Herpes zoster in Adult
Cutaneous herpes zoster usually begins with a 1- to 3-day prodrome of burning pain or paresthesias in the affected dermatome, followed by eruption of erythematous papules and vesicles in the same distribution.
Involvement of a thoracic dermatome may simulate acute myocardial infarction. Involvement of the ophthalmic branch of the trigeminal nerve may lead to herpes zoster ophthalmicus. Herpes zoster oticus (Ramsay-Hunt syndrome) occurs with involvement of the vestibulocochlear nerve. Herpes zoster duplex is the simultaneous occurrence of zoster in 2 noncontiguous dermatomes, and herpes zoster multiplex refers to this phenomenon occurring in more than 2 dermatomes. Disseminated zoster, defined as more than 20 vesicles outside of the primary and adjacent dermatomes, is chiefly a problem of immunocompromised patients (patients with HIV, patients with cancer, and those on immunosuppressive drugs). Some patients may suffer acute segmental neuralgia, known as zoster sine herpete, without ever developing a visible skin eruption. Regional adenopathy may be seen.
Zoster may be accompanied by pain acutely. Additionally, a major concern after a zoster outbreak is postherpetic neuralgia, defined as pain and neuropathic symptoms that persist in a dermatome one month beyond resolution of the rash. Risk factors for postherpetic neuralgia include older age, female sex, presence of a prodrome, greater rash severity, and acute pain. Postherpetic neuralgia can be intractable and debilitating, and prevention is an important goal. Other less frequently encountered post-zoster sequelae include herpes zoster granulomatous dermatitis (where a granulomatous eruption develops weeks to months after zoster resolution) and skin infiltration of the site of healed zoster by cells from an underlying hematologic malignancy (so-called isotopic response).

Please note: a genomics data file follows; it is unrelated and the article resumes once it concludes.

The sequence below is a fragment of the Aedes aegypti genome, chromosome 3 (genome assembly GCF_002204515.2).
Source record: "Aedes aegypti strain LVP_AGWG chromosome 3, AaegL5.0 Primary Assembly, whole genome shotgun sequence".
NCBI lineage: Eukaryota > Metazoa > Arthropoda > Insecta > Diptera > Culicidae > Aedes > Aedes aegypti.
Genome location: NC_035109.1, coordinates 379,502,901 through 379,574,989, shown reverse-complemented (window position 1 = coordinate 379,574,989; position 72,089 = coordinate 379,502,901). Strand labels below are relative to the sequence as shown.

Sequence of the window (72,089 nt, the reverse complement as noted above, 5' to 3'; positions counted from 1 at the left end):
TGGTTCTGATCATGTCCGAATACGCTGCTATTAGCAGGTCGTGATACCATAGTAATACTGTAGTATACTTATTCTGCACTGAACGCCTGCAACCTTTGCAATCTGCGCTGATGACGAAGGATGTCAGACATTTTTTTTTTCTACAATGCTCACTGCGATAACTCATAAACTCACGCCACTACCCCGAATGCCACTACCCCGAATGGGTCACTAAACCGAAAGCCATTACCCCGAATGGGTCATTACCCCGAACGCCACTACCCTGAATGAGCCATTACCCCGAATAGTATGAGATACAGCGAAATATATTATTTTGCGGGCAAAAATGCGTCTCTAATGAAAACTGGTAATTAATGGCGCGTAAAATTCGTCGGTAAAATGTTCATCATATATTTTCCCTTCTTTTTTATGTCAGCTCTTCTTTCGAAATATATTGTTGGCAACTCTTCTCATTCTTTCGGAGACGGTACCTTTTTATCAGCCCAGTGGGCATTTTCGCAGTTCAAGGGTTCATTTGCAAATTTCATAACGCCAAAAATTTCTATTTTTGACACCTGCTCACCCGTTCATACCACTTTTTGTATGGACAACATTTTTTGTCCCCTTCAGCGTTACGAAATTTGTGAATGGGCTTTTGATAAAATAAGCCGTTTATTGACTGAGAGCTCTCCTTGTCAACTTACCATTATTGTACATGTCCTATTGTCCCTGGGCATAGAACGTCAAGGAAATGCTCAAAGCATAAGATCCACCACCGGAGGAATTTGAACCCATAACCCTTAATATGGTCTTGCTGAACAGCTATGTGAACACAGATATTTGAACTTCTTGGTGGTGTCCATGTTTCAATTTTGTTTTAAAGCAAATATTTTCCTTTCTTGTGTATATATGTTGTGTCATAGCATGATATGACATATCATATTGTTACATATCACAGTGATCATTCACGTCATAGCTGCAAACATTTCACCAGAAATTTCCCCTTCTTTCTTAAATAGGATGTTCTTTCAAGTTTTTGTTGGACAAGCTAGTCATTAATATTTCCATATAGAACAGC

Cerebrovascular accidents, peripheral motor neuropathies, neurogenic bladder, and diaphragmatic paralysis have been associated with zoster. Postherpetic abdominal pseudohernia refers to the abdominal asymmetry that is secondary to a motor neuropathy following zoster of a lower thoracic or lumbar dermatome. Herpes zoster encephalitis usually appears in the first 2 weeks after the onset of lesions, and it has a 10%-20% mortality rate. Lesions may also be at risk for bacterial superinfection. In extreme cases, necrotizing fasciitis may occur.
Immunocompromised patient considerations: Immunocompromised patients have a higher risk of disseminated zoster. In patients with HIV and AIDS, multidermatomal, necrotic, or recurrent zoster may occur. Persistent ulcers and chronic hyperkeratotic zoster are further manifestations. A strong association of herpes zoster multiplex with underlying malignancy (especially lymphoma) was reported in one retrospective study.
B02.9 – Zoster without complications
4740000 – Herpes zoster
- Herpes simplex virus infection
- Cellulitis or erysipelas
- Allergic contact or irritant contact dermatitis
- Insect bites
- Molluscum contagiosum
- Other poxviruses (cowpox, monkeypox)
- Zosteriform metastases from an internal solid organ malignancy
- Pyoderma gangrenosum
- Primary varicella infection and disseminated varicella can occur, particularly in the immunocompromised.
- During the prodromal phase, herpes zoster pain may mimic acute myocardial infarction or biliary colic.
- Bullous fixed drug eruption
- Eczema herpeticum
- Sweet syndrome